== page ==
Liquor Liability Lawyers - Dram Shop Laws
Personal Injury Lawyers - Representing People Nationwide
Dram shop laws are intended to protect the public by defining the liability of establishments who sell alcoholic beverages to minors or noticeably intoxicated persons who subsequently cause injury or death to third parties. The term "dram shop" originally referred to shops that sold spirits by the dram, which is a small unit of liquid.
Dram shop laws attempt to protect the public by creating an incentive for establishments that serve liquor to do so responsibly. Businesses can limit their liability by taking steps such as training their employees to "card" or "ID" patrons and look for signs of intoxication. Telltale signs that a patron should not continue to be served alcoholic beverages include slurred speech and decreased motor function.
Some establishments obtain insurance to cover themselves against dram shop liability. In such cases, the insurance company may work together with the business to implement employee-training programs intended to prevent patrons of the business from becoming overly intoxicated, from driving if they become impaired, or from purchasing alcoholic beverages altogether if they are underage.
Dram shop laws vary by state, but most states have implemented some version of such laws. As of this writing, the only states without significant dram shop laws are Delaware, Kansas, Louisiana, Maryland, Nebraska, Nevada, South Dakota and Virginia.
Social hosts in private residences and employers who host "office parties" or picnics in which alcoholic beverages are sold can also be held liable if an impaired guest or employee causes injury or death to a third party following the event. In some states, dram shop laws address social host liability issues. Generally, however, dram shop laws only cover commercial services and not private parties. In states with separate social host liability laws, only those who serve alcohol either to minors or to intoxicated persons may be targeted.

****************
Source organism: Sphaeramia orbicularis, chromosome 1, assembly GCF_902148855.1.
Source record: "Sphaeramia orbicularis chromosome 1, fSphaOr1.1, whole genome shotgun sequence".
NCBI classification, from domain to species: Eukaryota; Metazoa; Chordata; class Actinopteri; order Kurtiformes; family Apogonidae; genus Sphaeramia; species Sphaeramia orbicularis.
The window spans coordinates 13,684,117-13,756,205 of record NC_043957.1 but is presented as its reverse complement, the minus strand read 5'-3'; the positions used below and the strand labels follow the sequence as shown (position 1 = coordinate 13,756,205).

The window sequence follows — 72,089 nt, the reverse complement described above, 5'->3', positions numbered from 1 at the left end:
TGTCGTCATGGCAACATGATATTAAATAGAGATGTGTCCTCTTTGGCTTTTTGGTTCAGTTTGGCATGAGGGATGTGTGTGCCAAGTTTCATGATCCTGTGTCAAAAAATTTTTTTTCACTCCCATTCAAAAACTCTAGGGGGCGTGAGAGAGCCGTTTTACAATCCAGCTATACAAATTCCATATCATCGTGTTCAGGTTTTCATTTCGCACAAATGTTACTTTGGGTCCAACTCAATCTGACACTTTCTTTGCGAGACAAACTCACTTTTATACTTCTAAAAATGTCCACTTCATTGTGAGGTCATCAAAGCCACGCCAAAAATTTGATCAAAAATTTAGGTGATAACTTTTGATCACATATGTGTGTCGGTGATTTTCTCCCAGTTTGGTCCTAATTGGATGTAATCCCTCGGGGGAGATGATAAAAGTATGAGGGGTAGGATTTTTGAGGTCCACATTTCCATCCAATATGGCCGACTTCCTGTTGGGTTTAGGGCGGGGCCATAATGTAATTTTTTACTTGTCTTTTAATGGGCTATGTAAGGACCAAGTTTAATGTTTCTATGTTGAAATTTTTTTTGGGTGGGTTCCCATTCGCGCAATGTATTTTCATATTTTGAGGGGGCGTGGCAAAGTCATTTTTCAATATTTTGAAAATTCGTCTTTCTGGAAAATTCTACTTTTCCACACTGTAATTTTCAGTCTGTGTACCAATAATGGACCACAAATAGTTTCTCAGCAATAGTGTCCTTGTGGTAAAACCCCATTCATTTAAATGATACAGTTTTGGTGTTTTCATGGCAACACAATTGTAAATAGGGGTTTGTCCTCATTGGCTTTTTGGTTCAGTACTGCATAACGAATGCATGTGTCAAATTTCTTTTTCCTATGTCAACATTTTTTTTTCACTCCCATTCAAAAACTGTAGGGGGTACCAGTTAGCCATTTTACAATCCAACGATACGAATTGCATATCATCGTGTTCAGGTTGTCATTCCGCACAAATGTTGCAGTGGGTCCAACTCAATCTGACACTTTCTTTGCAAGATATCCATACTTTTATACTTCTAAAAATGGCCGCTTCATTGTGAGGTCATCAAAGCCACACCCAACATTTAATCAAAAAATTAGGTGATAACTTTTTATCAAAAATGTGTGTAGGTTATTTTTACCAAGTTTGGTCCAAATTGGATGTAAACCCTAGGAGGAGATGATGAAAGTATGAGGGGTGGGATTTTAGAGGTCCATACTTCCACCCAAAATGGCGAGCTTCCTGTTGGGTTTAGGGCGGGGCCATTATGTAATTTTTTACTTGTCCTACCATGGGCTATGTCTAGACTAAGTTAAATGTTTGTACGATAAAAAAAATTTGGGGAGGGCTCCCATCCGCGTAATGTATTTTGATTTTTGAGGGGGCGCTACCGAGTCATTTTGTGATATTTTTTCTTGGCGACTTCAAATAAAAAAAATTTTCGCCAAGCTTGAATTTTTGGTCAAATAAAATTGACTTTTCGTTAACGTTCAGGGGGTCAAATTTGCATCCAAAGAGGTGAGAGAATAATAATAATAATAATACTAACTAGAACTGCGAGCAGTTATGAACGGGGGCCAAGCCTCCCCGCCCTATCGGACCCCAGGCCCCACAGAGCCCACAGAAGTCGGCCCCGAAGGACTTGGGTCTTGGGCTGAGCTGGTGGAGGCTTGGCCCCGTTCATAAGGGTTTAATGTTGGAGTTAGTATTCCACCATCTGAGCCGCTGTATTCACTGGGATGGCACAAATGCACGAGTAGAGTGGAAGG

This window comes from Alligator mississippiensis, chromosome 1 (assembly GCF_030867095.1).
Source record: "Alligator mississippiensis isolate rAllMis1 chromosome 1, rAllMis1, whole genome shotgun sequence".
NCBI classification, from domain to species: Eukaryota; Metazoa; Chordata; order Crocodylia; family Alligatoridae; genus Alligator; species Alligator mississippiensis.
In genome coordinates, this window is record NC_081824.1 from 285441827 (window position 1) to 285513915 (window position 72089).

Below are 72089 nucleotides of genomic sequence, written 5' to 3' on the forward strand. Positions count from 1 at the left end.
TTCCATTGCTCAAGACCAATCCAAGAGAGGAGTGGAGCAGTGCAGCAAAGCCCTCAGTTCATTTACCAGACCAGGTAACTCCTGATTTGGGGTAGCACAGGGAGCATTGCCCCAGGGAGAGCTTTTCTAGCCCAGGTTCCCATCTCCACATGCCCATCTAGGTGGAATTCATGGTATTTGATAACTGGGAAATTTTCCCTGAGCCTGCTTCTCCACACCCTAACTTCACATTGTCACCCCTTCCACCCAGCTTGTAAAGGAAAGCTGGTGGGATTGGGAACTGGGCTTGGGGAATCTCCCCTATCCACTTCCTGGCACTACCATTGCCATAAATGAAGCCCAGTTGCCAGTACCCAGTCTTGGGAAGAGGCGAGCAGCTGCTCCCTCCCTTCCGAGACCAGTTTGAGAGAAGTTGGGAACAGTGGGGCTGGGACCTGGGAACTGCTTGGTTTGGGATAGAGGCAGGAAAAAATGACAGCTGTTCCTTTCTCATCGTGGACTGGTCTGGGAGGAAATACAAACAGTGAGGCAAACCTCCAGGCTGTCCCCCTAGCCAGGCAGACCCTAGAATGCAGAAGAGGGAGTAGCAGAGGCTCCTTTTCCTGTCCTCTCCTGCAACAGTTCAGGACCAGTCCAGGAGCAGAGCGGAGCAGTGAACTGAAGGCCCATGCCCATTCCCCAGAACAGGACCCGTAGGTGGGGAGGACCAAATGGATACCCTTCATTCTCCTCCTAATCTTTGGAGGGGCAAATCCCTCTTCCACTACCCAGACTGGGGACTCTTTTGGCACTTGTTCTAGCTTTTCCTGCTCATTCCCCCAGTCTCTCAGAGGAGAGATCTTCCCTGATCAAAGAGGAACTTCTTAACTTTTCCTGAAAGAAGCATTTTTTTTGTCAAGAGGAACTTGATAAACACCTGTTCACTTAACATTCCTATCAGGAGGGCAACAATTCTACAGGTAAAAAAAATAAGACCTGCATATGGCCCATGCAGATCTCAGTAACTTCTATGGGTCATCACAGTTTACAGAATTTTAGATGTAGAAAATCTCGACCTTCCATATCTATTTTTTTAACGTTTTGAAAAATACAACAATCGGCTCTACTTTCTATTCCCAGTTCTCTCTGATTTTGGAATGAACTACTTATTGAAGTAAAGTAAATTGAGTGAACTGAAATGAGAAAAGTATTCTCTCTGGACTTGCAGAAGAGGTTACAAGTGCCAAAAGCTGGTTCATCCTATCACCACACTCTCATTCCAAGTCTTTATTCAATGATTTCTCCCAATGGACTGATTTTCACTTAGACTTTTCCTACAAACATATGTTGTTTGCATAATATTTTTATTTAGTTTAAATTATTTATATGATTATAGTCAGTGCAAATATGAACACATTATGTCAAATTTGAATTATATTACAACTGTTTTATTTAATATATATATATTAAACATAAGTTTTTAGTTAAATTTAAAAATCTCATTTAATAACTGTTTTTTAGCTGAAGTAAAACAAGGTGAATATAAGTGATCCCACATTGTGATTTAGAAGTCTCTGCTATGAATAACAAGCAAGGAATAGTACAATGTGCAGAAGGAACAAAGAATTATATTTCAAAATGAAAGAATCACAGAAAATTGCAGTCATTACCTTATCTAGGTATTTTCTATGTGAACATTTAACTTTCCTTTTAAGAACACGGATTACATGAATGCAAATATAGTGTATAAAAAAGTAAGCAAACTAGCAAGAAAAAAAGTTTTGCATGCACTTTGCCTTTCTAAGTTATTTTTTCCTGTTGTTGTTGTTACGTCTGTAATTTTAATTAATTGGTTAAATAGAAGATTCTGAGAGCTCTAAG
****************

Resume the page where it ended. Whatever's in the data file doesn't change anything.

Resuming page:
Social hosts in private residences should be aware of their guest's behavior, refuse to continue serving alcohol to those who show signs of impairment, and encourage those who become impaired to stay over. A social host in a private residence should maintain control over the distribution of alcohol on premise.
An organization that hosts an event in which alcohol is served can diminish its liability by contracting a caterer or outside venue. The organization should insure that the vendor is compliant with local and state licensing and insurance regulations. Event planners greatly increase their organizations' potential liability when they try to cut costs by purchasing alcohol themselves.
The details of each liquor liability case vary significantly. A dram shop claim may also only be a part of a case involving injuries caused, for instance, by a drunken driver. If you, or someone you love, has been killed or injured by someone who was alcohol impaired at the time, it may be in your interest to consult with an auto accident attorney who can help you determine if a dram shop violation played a part in the incident. An experienced liquor liability lawyer may also be able to help you recover compensation for your loss or injuries.
Contact us today to find an experienced auto accident lawyer near you.